Surge Protection. Why, where, and wtf
NEC 2020 code requirement changes
The National Electric Code (NEC) sets the standard for electricians and electrical work across the US, with the arrival of it’s 2020 edition adding some substantial changes to the codes on surge protection. The most notable of these changes can be found in “Services” article 230.67, which states that any new or replaced service supplying a dwelling unit must be provided with a Type 1 or Type 2 Surge Protection Device. Residential Services will no longer pass inspection in most jurisdictions without a surge protection device either inside the service panel or immediately adjacent to… Which is kind of a big deal. In addition, NEC has moved the entire article of Surge Protection Devices from 285 in the 2017 edition over to 242, renaming the article Overvoltage Protection in order to incorporate surge arrestors over 1000 volts. Lastly adding a helpful table (Table 242.3) listing other sections of the NEC that mention surge protections for specific uses, such as fire pumps and data centers.
What is a surge?
A power surge or “transient over-voltage” is a spike in voltage to an electrical system that can reach thousands of volts so instantaneously that it has to be measured in fractions of a second. There are multiple types of surges, the most common is caused by large loads with-in the electrical system (e.g., Air Conditioning units, elevators and motors). These surges created by appliances and motor loads are typically oscillatory, or one event that remains just long enough to cause a “rippling effect” in the system and will shorten the life of sensitive electronics. The larger less frequent surges are caused by changes to the grid by the power company and lightning strikes to the grid itself. These surges are typically much larger impulse transients, meaning one spike that dissipates immediately, these large impulse surges can be detrimental to a building’s electrical system.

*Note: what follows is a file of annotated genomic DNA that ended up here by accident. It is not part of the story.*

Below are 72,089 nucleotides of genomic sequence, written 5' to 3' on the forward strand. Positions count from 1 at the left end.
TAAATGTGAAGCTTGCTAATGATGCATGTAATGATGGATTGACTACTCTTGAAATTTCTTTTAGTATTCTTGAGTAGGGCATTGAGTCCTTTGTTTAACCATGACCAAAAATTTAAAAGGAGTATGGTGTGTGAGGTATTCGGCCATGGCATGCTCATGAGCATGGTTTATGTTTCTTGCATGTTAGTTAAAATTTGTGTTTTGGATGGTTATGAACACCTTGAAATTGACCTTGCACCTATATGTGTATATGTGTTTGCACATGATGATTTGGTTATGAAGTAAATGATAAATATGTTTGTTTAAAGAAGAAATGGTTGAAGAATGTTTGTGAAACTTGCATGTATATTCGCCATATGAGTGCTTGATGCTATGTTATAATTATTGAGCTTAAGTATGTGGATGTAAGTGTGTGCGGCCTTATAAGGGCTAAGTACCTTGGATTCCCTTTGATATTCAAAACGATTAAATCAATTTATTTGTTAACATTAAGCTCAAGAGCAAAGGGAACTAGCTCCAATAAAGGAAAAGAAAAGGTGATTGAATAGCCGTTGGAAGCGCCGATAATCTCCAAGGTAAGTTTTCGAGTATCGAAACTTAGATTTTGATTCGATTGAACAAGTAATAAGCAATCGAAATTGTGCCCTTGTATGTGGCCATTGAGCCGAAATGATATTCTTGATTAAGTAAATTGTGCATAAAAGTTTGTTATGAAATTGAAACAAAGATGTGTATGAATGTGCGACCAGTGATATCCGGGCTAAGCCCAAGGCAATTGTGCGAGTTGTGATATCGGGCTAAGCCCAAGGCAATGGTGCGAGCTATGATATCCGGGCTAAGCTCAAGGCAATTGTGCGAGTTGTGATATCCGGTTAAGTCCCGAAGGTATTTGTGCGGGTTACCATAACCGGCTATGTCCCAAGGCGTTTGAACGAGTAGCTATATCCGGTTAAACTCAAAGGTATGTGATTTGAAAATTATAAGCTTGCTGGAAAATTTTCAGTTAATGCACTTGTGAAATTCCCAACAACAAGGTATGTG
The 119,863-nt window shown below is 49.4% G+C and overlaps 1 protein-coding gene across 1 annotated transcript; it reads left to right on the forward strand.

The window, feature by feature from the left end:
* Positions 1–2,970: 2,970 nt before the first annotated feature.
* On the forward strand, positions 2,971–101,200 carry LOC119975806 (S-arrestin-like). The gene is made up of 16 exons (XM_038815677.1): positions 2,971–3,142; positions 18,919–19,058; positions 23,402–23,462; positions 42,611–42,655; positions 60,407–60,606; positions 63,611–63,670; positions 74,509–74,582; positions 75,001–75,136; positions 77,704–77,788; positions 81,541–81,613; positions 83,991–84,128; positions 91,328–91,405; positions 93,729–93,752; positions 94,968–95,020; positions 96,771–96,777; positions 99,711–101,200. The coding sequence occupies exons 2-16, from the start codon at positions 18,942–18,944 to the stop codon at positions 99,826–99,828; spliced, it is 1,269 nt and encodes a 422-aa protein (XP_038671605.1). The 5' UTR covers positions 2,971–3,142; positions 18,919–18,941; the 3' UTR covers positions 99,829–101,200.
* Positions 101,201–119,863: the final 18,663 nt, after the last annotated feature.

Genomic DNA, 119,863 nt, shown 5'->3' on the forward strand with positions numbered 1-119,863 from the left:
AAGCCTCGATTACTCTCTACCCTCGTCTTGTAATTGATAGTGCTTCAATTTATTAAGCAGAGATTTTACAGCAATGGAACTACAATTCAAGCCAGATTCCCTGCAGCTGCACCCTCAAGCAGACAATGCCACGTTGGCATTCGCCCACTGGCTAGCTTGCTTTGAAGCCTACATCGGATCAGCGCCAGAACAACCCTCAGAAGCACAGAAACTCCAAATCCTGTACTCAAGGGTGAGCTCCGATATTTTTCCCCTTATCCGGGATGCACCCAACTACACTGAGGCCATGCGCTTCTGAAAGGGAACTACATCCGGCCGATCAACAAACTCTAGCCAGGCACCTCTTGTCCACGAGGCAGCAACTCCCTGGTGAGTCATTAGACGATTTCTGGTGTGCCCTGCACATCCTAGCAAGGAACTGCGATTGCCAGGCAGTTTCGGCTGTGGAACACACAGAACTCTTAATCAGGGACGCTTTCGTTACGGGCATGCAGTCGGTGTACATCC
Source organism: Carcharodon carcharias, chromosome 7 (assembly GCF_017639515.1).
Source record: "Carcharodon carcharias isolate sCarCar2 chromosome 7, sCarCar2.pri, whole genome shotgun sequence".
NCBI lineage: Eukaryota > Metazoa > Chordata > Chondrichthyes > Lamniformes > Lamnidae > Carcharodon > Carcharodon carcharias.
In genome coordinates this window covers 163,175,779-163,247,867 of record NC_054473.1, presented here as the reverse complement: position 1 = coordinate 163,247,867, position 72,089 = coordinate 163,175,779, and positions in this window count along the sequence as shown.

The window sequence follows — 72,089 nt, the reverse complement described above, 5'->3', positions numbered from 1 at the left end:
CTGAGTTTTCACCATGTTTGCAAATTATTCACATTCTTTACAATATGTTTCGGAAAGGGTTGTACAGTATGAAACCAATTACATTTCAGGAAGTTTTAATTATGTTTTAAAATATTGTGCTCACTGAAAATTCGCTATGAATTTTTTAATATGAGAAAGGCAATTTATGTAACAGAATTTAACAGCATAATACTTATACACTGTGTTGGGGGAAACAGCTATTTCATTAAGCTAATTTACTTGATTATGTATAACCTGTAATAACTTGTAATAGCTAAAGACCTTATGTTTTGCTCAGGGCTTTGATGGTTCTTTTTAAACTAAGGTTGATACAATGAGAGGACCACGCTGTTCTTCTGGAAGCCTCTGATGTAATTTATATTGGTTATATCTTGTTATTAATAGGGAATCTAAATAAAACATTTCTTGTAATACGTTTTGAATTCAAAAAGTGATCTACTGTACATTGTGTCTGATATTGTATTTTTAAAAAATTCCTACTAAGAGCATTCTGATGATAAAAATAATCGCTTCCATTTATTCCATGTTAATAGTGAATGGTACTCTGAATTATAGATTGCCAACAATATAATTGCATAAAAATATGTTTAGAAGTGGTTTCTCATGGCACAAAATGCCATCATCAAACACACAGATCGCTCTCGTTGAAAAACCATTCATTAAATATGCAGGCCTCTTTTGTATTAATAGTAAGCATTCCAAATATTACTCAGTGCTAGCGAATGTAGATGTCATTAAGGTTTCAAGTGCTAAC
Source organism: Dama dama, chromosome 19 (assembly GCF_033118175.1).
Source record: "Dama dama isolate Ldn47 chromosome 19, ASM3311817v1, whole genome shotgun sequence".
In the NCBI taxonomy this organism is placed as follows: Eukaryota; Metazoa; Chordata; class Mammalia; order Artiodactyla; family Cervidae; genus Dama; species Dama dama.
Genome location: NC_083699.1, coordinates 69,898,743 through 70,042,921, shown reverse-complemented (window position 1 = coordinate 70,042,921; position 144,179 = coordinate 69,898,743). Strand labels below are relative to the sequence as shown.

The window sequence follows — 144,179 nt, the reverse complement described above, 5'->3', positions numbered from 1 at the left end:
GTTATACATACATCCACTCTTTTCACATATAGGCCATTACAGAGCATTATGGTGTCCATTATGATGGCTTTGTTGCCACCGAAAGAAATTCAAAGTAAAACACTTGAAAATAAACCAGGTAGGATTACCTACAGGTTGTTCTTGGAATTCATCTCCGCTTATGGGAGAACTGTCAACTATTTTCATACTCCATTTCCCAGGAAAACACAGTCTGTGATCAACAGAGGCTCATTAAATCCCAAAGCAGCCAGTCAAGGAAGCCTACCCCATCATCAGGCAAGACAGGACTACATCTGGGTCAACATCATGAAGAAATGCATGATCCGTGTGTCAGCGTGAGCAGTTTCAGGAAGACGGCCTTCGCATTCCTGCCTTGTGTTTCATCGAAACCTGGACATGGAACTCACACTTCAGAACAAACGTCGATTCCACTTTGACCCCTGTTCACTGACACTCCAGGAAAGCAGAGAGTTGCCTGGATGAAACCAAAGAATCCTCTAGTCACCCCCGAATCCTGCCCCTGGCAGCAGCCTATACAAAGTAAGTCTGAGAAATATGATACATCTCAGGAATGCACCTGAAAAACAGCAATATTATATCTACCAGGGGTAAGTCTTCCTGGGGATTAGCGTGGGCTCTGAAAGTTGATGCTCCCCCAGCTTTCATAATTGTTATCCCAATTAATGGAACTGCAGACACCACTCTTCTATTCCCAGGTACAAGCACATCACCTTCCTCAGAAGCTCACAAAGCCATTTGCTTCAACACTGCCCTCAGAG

Surge Protection Devices
To help decrease the damage caused by surges, Surge Protection Devices (SPDs) are installed “upstream” at the beginning of the electrical system/circuit they are intended to protect. SPDs use voltage-dependent resistors (VDRs or varistors) designed to allow standard voltage to pass through normally until the maximum continuous operating voltage (or MCOV) is surpassed. The spike causes the VDR to “shunt” or to create a new path of least resistance and redirect voltage back to ground. No SPD can ever fully protect against 100% of the surge, some voltage/current will always continue through to the load, but if the SPDs are installed correctly the residual surge will not be large enough to cause damage. For the highest level of protection, it is recommended to use the “cascading principle”, which means to layer the surge protection devices starting at the service entrance with whole-home protection, then individually “down stream” onto major appliance loads, then to the more location-specific point-of-use styles
The 4 Types of SPDs
Type 1– Permanently connected device to be installed either on the supply (line) side or load side of a service overcurrent protection device, this is considered “whole home” protection an is most effective in surges directly from the grid
Type 2 -Permanently connected device to be installed on the load side of an overcurrent protection device, either at the service entrance, feeder supplied structure (separate garages, guest house etc.) or a separately derived system (emergency generators, transformers, solar service etc.). If installed at the very top of a service entrance panel, this type can be considered whole home protection or further down as branch circuit protection. When installed at major appliances, this type is most effective in decreasing surges from with-in the electrical system
Type 3– Point of use, these are to be installed on the load side of a branch circuit overcurrent device. Usually seen in the form of power strips or receptacles, these devices are installed directly at specific locations to protect sensitive electronics like computers or AV equipment.
Type 4– Component type SPDs, installed into equipment by the manufacturer.
Spikes not Strikes
After all of this big brain info on transient over-voltage, it’s extremely important to note that Surge protection will most likely do nothing to help protect against lightning strikes to the actual home or building itself. To protect against direct lightning strikes you need a Lightning Protection System which is a whole other ball game that involves… some stuff. Perhaps Dustin will make a video on it one day!
Stay safe out there, Love from the ATX